San Marino City Club 1st Vice President Dick Pearson saved the best for last when introducing Bill Davis, Chief Executive Officer of Southern California Public Radio, as Tuesday’s keynote speaker.
“It is Bill’s voice you hear over the air when he is having one of his famous fundraisers,” Pearson said, as the San Marino Center broke out in spontaneous laughter.
Davis was quick to capitalize.
“Who has listened to the fundraisers?” he asked, as hands shot up into the air.
“Well, thanks to those who have given and I am NOT going to be asking for money tonight.”
As the laughter subsided, Davis began with an homage to the organization itself.
“These clubs are very important,” said the La Cañada resident. “Our audience is not unlike what we have here tonight. Public radio listeners are more likely to be well-educated and affluent.”
Which led Davis to his second point.
“We are really trying to expand our audience,” he said. “We are reaching out to the African African and Latino communities.”
Davis reported that Southern California Public Radio recently hosted a focus group looking for answers to the demographic question.
“One guy actually got up from his seat and began to beat on the window,” Davis recalled. “He said ‘Los Angeles is changing and we trust you to tell us. We don’t trust the Los Angeles Times or ABC. We trust you!’”
Davis quickly segued into the main topic of the evening: President Donald Trump’s proposed cuts to public broadcasting.
Over the years, there have been multiple attempts to eliminate funding for public broadcasting,” said Davis. “The initial response is that this is an attack on public media.
I don’t believe that. The proposal is usually part of a narrow and specifically targeted program.”
Davis did say that Trump’s plan is “unprecedented.”
“Not since the drawdown in 1946 and 1947 after the end of WWII have we seen such cuts to public programs. The elimination of public broadcasting is this tiny sliver in a much, much broader attempt to limit the scope of government, the reach of government. I don’t have any quarrel with that.”
Davis did say that, traditionally, funding for public media has come from Republican senators representing rural areas.
“PBS and NPR mean a lot more to those in Alaska and Mississippi than in Los Angeles,” Davis said. “And the cohort of moderate Republicans has gotten smaller and smaller.”
Davis said that the elimination of public broadcasting “is not higher than 50-50 right now, but it is higher than it ever has been before.”
“My sense is, you have not seen this movie before,” Davis said. “I am cautiously pessimistic instead of cautiously optimistic.”
Davis shared that he believed funding for public media will be used for horse trading at a later date.
“This is not a bad thing,” he declared. “Public media has traditionally been dependent upon generosity of the audience. Communities like Los Angeles. New York and San Francisco will respond. Federal funding is the nuts and bolts of public media so I don’t know what’s going to happen in places like Nebraska, Wyoming and Mississippi. There will be other ways we can configure ourselves and we will make sure we are more reflective of the cities we serve. I don’t see this as an attack. It is not doom and gloom. But we will be more dependent on financial support and the engagement we have with our audience members.”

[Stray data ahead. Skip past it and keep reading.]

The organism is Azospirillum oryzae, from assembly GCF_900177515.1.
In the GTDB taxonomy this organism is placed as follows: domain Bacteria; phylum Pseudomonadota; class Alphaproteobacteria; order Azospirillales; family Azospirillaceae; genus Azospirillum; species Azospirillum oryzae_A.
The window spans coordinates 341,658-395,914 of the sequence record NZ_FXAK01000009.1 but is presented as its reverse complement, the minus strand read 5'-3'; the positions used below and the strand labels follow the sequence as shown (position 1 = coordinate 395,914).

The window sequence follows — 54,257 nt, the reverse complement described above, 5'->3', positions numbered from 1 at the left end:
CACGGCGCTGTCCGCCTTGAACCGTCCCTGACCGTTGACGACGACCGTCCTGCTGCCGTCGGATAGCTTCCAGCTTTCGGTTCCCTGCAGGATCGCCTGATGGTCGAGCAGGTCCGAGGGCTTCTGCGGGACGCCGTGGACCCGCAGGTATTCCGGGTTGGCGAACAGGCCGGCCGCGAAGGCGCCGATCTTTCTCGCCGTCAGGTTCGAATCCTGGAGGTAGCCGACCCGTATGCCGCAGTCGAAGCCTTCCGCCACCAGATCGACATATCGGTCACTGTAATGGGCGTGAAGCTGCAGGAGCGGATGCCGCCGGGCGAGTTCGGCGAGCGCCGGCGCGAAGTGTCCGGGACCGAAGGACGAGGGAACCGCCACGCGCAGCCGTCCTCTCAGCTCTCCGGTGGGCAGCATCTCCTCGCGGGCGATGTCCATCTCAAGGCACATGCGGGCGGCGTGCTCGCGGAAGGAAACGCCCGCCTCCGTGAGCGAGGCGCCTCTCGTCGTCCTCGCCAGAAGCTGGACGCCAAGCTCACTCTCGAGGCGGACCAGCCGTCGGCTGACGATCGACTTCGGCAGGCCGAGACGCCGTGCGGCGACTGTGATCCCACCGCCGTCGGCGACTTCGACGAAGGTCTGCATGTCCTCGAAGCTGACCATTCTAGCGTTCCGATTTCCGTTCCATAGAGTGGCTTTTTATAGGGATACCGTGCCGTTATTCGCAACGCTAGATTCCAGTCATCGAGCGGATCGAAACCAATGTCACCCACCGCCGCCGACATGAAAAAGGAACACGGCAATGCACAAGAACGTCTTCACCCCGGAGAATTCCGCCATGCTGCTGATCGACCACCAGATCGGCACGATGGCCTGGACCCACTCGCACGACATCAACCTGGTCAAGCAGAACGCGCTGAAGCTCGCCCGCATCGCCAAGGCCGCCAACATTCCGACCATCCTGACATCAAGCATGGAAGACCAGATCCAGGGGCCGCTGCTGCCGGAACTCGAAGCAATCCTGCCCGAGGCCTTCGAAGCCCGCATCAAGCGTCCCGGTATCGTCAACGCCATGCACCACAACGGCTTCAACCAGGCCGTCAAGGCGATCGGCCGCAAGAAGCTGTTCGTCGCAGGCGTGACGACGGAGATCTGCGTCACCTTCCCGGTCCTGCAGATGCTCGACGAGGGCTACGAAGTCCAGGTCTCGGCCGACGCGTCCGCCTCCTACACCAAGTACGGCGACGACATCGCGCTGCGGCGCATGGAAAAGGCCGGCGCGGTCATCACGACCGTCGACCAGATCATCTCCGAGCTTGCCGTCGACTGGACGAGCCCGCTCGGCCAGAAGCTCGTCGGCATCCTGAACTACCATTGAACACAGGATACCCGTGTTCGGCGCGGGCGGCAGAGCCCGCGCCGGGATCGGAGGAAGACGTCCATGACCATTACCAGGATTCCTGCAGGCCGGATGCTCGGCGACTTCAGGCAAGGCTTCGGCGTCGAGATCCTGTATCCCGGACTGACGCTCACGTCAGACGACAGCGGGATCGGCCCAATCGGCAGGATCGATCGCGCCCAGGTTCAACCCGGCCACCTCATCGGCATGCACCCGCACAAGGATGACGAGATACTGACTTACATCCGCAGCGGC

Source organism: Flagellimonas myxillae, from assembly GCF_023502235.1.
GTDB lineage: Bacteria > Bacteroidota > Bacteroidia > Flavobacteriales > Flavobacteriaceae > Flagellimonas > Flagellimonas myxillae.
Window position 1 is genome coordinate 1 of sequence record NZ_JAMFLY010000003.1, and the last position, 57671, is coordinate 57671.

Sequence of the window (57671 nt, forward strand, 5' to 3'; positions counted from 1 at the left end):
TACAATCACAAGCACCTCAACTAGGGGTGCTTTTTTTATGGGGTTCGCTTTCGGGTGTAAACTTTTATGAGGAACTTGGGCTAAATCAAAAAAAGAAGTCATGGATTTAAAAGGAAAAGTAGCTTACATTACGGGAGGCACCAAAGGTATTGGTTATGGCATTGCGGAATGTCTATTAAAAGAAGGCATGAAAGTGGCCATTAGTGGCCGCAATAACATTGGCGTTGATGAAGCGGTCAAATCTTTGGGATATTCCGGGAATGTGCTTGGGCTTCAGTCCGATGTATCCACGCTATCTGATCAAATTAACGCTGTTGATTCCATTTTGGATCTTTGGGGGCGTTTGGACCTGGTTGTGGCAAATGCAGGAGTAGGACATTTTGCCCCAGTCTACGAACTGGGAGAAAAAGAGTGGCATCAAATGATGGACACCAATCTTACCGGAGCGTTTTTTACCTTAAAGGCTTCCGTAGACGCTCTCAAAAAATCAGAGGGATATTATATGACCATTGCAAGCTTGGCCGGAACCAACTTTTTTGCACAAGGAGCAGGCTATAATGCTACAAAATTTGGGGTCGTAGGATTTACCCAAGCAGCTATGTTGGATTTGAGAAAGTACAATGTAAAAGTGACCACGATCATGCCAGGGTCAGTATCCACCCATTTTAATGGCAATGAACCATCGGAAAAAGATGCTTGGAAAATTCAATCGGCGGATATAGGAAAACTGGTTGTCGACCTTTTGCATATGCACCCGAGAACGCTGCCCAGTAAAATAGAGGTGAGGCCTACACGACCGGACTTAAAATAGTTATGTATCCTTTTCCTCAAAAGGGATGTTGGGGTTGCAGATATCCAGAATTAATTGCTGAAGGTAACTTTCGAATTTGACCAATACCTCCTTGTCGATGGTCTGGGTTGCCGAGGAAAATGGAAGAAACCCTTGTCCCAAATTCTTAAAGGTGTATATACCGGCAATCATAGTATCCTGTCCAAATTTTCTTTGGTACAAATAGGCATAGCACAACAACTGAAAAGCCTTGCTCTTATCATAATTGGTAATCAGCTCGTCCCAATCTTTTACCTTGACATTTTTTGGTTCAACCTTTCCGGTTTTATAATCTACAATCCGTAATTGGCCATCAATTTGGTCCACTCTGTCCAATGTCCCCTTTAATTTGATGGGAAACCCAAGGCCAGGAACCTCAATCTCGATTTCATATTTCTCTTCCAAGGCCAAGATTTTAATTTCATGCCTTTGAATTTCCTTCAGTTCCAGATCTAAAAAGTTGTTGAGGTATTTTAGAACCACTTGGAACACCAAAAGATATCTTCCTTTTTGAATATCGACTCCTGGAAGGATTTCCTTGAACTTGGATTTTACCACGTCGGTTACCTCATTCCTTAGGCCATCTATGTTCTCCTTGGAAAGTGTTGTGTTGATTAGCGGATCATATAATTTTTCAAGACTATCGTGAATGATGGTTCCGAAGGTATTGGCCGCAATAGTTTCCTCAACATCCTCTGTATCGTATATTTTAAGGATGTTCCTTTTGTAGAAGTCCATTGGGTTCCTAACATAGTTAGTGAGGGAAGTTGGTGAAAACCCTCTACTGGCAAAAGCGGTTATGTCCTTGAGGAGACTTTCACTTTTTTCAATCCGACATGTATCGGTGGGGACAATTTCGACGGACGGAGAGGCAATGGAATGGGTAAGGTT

Davis mentioned that Southern California Public Radio has a current budget of $40 million, which is funded by $15 million of individual contributions and $7.5 million in corporate gifts. The remainder is made up of government funding and gifts from foundations. He projected a probably 10% cut in staff if public media is not supported by the federal government.
Davis said that Los Angeles has the “most listened-to” public radio station in the country and his biggest challenge is “hanging on to our talented staff. And that has only gotten worse.”
He then listed a handful of employees who were wooed away by other media firms.
There was an audible gasp when Davos mentioned that 97 percent of all American people listen to the radio.
“It’s an incredibly resilient form of media,” he said. “The amount of time spent listening to radio has been going down and who knows when the point will come. Radio was able to create a level of community that strengthened bonds between people who didn’t know each other and couldn’t see each other.”
He also said that media usage skews towards “the individual control of each person.”
Therefore, audience engagement is more important than ever. Davis talked about a program called ‘Unheard LA,’ a series of meetings and storytellings throughout Southern California.
“We are going to see if that is successful, to get out into the community more,” Davis said.
“We are holding up an accurate mirror to the imperfect paradise that is Southern California.”